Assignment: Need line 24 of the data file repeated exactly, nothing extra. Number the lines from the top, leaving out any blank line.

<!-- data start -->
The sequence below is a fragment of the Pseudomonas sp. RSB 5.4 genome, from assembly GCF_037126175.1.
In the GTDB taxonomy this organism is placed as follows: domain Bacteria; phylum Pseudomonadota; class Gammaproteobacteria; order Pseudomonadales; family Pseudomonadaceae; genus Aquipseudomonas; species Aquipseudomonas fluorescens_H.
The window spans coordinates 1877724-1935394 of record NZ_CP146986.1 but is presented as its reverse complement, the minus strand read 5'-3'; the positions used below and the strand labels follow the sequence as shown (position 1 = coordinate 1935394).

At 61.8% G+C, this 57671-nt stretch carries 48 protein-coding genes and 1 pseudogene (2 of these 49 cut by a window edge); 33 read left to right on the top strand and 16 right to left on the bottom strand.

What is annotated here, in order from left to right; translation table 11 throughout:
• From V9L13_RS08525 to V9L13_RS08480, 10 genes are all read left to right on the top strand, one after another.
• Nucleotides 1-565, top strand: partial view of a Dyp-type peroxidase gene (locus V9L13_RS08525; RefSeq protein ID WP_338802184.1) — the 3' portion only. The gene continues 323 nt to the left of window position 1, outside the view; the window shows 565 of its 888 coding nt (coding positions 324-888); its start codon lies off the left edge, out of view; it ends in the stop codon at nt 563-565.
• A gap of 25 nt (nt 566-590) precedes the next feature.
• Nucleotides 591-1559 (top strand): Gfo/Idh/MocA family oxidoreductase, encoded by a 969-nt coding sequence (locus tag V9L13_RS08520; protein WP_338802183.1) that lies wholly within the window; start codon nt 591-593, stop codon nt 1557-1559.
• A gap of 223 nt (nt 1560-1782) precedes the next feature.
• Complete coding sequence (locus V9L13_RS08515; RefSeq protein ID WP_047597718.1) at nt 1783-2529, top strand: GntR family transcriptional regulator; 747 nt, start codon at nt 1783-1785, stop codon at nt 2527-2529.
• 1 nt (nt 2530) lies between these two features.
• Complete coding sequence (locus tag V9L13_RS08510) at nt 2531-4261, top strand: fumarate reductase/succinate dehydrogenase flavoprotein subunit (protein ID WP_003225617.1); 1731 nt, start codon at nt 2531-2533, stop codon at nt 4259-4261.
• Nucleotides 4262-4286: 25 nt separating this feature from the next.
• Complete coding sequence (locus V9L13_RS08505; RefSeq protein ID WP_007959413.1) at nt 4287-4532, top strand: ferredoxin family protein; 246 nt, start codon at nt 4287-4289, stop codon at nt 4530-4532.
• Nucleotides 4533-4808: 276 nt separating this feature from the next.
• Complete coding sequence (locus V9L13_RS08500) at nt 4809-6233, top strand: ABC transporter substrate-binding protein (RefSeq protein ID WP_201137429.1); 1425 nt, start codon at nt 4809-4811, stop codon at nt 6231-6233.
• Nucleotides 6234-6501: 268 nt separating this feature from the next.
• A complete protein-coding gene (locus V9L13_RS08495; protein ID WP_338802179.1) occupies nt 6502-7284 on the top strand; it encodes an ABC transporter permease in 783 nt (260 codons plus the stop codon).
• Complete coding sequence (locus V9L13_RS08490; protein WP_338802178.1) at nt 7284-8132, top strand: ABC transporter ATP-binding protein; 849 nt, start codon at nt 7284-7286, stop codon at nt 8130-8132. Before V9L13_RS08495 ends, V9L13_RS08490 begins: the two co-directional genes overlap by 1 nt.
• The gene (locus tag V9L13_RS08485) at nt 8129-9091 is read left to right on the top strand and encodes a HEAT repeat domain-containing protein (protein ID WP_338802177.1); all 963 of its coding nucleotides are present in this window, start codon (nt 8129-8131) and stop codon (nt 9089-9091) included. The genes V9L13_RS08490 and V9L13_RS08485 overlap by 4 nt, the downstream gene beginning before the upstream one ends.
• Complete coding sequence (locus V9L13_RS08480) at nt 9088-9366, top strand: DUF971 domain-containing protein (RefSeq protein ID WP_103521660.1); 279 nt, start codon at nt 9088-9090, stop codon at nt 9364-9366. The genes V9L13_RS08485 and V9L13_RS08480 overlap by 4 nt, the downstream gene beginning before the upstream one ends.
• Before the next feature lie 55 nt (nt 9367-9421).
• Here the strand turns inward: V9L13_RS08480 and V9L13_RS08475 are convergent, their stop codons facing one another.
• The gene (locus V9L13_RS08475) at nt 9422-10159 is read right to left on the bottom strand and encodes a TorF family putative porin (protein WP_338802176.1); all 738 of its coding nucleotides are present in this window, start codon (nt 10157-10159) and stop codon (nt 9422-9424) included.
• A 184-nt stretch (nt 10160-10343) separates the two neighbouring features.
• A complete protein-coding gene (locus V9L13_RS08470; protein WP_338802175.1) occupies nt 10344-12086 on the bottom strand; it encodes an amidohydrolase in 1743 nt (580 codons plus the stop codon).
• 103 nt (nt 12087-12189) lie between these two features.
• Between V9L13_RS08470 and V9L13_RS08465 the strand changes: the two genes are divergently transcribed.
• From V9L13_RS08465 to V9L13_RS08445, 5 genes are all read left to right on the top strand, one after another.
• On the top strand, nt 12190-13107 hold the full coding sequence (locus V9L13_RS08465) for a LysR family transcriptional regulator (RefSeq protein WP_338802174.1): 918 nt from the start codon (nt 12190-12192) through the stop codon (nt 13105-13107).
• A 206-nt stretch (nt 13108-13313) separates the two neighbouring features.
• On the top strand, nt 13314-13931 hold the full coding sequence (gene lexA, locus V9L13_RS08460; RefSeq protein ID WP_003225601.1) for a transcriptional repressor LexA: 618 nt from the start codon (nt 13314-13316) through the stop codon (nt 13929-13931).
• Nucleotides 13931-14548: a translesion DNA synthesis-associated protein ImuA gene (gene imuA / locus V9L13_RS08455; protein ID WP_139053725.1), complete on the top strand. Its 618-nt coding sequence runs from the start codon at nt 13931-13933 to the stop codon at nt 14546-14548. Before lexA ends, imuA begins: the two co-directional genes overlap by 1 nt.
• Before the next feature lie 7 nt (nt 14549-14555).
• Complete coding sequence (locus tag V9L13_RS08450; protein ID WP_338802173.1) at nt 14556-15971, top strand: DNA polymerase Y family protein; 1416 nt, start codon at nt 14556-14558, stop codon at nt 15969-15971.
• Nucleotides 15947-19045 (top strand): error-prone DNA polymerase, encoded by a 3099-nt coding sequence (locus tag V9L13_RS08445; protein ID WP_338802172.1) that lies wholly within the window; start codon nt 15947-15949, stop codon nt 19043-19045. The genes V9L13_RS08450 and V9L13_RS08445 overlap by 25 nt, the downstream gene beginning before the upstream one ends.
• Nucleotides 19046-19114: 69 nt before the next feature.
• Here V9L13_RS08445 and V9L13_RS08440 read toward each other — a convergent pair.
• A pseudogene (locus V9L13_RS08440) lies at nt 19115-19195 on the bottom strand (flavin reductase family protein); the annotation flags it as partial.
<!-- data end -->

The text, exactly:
• Here the strand turns inward: V9L13_RS08480 and V9L13_RS08475 are convergent, their stop codons facing one another.